Break It Down: The Great Pierogy Race
The Great Pierogy Race, which takes place in the middle of the fifth inning of Pittsburgh Pirates home games, combines two of Pittsburgh’s favorite things — pierogies and sports.
Photo courtesy Pittsburgh Pirates
Featuring food-filled characters, it's not surprising The Great Pierogy Race is a fan favorite that has taken on a life of its own. PM breaks it down.
The year the race premiered at Three Rivers Stadium with three characters (Potato Pete, Sauerkraut Saul and Cheese Chester)
The number of pierogies that have appeared in the race. Saul and Chester are in the current lineup, along with Jalapeño Hannah, Oliver Onion and Bacon Burt. As for Pete, see “Dumpling Drama” (right)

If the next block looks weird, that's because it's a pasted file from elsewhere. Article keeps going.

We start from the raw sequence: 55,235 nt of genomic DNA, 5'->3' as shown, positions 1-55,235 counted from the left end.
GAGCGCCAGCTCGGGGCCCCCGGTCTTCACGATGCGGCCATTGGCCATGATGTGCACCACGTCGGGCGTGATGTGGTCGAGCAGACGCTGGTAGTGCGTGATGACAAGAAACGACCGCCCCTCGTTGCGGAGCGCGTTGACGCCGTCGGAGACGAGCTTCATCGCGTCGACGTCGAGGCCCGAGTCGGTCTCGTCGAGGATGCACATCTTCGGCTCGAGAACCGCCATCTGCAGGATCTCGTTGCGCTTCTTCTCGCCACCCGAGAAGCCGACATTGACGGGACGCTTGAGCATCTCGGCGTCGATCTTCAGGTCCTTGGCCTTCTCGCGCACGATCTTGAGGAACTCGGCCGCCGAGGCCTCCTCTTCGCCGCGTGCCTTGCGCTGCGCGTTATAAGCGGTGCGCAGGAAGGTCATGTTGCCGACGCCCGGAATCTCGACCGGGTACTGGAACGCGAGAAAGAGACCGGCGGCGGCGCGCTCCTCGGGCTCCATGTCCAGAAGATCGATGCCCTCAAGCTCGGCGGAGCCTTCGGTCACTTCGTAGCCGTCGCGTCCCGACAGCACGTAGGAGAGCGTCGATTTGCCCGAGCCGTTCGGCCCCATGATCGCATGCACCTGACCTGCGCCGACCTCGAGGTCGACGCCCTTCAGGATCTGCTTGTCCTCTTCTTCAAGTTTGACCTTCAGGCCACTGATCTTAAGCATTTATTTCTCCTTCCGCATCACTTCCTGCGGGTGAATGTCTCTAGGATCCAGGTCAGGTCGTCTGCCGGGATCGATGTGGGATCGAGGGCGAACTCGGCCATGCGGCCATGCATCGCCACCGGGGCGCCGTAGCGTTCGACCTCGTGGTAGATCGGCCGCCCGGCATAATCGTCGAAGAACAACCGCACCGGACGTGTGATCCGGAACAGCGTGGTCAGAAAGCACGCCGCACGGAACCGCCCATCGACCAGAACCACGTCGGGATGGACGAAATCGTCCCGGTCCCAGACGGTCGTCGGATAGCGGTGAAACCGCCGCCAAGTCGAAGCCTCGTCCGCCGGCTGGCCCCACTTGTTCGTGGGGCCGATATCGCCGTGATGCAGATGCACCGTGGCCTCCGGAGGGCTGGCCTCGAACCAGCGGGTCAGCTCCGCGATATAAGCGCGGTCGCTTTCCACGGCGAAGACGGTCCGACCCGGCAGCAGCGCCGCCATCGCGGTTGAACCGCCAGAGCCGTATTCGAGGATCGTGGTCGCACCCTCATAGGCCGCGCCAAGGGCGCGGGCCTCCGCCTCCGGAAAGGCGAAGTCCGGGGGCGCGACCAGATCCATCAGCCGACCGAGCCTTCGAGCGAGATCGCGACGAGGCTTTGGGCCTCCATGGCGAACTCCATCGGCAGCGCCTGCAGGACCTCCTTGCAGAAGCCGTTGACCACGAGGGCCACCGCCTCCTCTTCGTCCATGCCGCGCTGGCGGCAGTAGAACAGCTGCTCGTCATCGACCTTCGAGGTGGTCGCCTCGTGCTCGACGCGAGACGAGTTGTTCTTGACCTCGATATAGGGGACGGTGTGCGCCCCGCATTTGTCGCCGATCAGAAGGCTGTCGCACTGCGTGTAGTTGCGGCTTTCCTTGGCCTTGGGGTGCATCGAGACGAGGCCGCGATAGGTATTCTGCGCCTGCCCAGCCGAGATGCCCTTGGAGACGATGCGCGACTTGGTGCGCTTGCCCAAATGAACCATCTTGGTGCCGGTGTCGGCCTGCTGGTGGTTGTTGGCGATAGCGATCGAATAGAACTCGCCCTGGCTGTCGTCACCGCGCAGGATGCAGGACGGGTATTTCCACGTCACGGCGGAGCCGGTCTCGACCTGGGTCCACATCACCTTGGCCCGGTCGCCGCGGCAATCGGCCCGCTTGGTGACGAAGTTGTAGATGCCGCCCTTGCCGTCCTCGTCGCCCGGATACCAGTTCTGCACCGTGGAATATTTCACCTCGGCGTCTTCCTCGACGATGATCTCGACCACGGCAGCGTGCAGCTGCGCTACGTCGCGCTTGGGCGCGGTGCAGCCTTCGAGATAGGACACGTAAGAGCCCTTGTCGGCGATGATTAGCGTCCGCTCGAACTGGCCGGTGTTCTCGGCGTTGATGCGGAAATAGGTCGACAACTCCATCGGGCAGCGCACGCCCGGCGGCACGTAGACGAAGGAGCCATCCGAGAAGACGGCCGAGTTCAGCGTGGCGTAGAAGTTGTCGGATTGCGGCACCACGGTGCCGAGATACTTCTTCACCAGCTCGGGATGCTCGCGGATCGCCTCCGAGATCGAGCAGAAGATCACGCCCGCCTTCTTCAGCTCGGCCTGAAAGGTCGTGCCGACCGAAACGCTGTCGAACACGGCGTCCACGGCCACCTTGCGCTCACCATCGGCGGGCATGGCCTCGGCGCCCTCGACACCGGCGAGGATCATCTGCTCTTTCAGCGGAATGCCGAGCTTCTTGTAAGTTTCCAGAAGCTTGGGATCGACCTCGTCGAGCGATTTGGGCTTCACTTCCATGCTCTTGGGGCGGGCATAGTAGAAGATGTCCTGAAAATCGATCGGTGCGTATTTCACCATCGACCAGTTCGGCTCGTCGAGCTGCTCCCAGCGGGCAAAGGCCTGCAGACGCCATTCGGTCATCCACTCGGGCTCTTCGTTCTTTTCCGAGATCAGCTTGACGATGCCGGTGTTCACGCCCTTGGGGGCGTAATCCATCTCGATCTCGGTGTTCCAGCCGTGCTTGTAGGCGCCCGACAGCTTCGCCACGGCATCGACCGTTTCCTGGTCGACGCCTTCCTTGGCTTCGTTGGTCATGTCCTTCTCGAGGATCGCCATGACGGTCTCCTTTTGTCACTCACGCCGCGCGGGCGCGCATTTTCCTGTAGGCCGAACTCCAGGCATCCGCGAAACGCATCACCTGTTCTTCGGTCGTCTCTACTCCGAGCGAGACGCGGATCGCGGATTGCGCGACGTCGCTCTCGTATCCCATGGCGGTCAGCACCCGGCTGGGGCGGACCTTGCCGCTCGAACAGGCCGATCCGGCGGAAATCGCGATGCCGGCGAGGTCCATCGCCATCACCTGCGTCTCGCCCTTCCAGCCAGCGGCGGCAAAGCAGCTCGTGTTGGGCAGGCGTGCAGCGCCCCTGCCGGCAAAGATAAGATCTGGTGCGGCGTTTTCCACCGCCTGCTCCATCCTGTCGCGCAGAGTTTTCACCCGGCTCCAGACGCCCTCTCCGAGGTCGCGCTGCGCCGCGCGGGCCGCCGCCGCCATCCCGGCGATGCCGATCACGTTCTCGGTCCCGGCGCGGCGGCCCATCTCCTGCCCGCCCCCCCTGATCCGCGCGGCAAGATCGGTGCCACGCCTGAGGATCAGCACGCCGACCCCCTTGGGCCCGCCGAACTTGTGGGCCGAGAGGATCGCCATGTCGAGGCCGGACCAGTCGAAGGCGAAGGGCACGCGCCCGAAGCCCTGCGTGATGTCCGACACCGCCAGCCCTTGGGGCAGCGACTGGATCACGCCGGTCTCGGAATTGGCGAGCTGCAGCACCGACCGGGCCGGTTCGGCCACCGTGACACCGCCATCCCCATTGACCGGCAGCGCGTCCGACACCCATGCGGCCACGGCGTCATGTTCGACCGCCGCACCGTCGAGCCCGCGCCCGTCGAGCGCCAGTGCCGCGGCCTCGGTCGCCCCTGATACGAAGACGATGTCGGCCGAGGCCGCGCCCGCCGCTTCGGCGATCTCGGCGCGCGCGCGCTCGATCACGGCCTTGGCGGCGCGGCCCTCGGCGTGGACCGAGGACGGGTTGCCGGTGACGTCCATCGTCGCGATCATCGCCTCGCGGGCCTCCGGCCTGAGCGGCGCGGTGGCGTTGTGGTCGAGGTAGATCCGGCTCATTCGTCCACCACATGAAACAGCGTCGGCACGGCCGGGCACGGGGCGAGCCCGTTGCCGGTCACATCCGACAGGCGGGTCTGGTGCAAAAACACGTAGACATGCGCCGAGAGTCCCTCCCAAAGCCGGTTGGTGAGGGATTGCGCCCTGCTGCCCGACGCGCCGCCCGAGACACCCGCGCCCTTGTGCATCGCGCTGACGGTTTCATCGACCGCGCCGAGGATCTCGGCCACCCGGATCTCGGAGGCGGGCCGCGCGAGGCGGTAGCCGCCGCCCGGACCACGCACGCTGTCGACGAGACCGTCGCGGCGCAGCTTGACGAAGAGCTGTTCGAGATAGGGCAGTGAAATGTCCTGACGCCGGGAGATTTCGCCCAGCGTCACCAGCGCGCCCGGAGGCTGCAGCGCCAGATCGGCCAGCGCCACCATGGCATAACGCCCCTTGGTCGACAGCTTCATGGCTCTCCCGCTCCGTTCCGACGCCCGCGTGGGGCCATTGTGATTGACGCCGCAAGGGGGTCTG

The length of the race, equivalent to rounding the bases approximately three times
What might seem feverish for a human is typical for a Pierogy. While the average person’s temperature is 98.6° F, the Pierogies can get up to 110° F on a hot summer day.
While Pittsburghers differ on the proper spelling of the singular form of the foodstuff, the Pirates’ racers opt for the spelling used by the race’s sponsor, Mrs. T’s Pierogies. (Yes, the plural form has the -ies spelling.)
While the average size of a Pirates player is 6’1” and 212 pounds, the Pierogies are more physically imposing. The average Pierogy clocks in at a height of 6’4” and a weight of “a whole lot of potatoes.”
After Cheese Chester broke his foot in a July 2014 race, the previously retired Potato Pete returned to the lineup. Once Chester completed a rehab stint, he and Pete competed, one-on-one, for the right to continue. Chester came out victorious, and Pete is currently said to be locked in a freezer.
The number of races in a season. Along with three away races in Washington, D.C., the Pierogies race during all of the Pirates’ 81 home games.
The Pierogies finish the race in about 50 seconds, putting them at an average speed of 14 miles per hour.